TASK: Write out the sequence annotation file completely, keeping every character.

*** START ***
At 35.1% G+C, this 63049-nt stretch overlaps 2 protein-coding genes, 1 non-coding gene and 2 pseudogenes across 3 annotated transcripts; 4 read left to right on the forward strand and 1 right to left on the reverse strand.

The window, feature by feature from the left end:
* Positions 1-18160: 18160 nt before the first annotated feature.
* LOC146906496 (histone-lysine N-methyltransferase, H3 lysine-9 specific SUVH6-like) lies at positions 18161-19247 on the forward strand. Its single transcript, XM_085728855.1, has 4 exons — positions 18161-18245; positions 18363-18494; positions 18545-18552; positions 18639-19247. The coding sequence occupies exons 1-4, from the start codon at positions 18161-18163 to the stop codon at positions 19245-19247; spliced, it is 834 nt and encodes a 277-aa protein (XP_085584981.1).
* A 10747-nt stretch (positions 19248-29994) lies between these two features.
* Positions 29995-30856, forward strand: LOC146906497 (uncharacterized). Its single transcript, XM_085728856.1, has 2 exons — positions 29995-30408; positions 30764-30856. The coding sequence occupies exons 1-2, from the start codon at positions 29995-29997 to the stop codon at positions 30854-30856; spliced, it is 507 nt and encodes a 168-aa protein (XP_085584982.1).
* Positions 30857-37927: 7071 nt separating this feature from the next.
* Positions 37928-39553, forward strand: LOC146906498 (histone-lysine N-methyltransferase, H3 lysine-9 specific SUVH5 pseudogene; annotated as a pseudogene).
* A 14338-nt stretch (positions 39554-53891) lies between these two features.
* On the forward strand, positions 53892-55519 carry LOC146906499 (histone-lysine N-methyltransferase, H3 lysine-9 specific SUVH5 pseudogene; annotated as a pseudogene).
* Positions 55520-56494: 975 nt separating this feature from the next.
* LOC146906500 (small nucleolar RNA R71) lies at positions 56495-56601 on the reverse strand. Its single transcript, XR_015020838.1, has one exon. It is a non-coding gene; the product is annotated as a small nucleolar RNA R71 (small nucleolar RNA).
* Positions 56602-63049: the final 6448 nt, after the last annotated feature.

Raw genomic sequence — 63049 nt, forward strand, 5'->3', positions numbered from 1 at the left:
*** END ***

At 35.1% G+C, this 63049-nt stretch overlaps 2 protein-coding genes, 1 non-coding gene and 2 pseudogenes across 3 annotated transcripts; 4 read left to right on the forward strand and 1 right to left on the reverse strand.

The window, feature by feature from the left end:
* Positions 1-18160: 18160 nt before the first annotated feature.
* LOC146906496 (histone-lysine N-methyltransferase, H3 lysine-9 specific SUVH6-like) lies at positions 18161-19247 on the forward strand. Its single transcript, XM_085728855.1, has 4 exons — positions 18161-18245; positions 18363-18494; positions 18545-18552; positions 18639-19247. The coding sequence occupies exons 1-4, from the start codon at positions 18161-18163 to the stop codon at positions 19245-19247; spliced, it is 834 nt and encodes a 277-aa protein (XP_085584981.1).
* A 10747-nt stretch (positions 19248-29994) lies between these two features.
* Positions 29995-30856, forward strand: LOC146906497 (uncharacterized). Its single transcript, XM_085728856.1, has 2 exons — positions 29995-30408; positions 30764-30856. The coding sequence occupies exons 1-2, from the start codon at positions 29995-29997 to the stop codon at positions 30854-30856; spliced, it is 507 nt and encodes a 168-aa protein (XP_085584982.1).
* Positions 30857-37927: 7071 nt separating this feature from the next.
* Positions 37928-39553, forward strand: LOC146906498 (histone-lysine N-methyltransferase, H3 lysine-9 specific SUVH5 pseudogene; annotated as a pseudogene).
* A 14338-nt stretch (positions 39554-53891) lies between these two features.
* On the forward strand, positions 53892-55519 carry LOC146906499 (histone-lysine N-methyltransferase, H3 lysine-9 specific SUVH5 pseudogene; annotated as a pseudogene).
* Positions 55520-56494: 975 nt separating this feature from the next.
* LOC146906500 (small nucleolar RNA R71) lies at positions 56495-56601 on the reverse strand. Its single transcript, XR_015020838.1, has one exon. It is a non-coding gene; the product is annotated as a small nucleolar RNA R71 (small nucleolar RNA).
* Positions 56602-63049: the final 6448 nt, after the last annotated feature.

Raw genomic sequence — 63049 nt, forward strand, 5'->3', positions numbered from 1 at the left: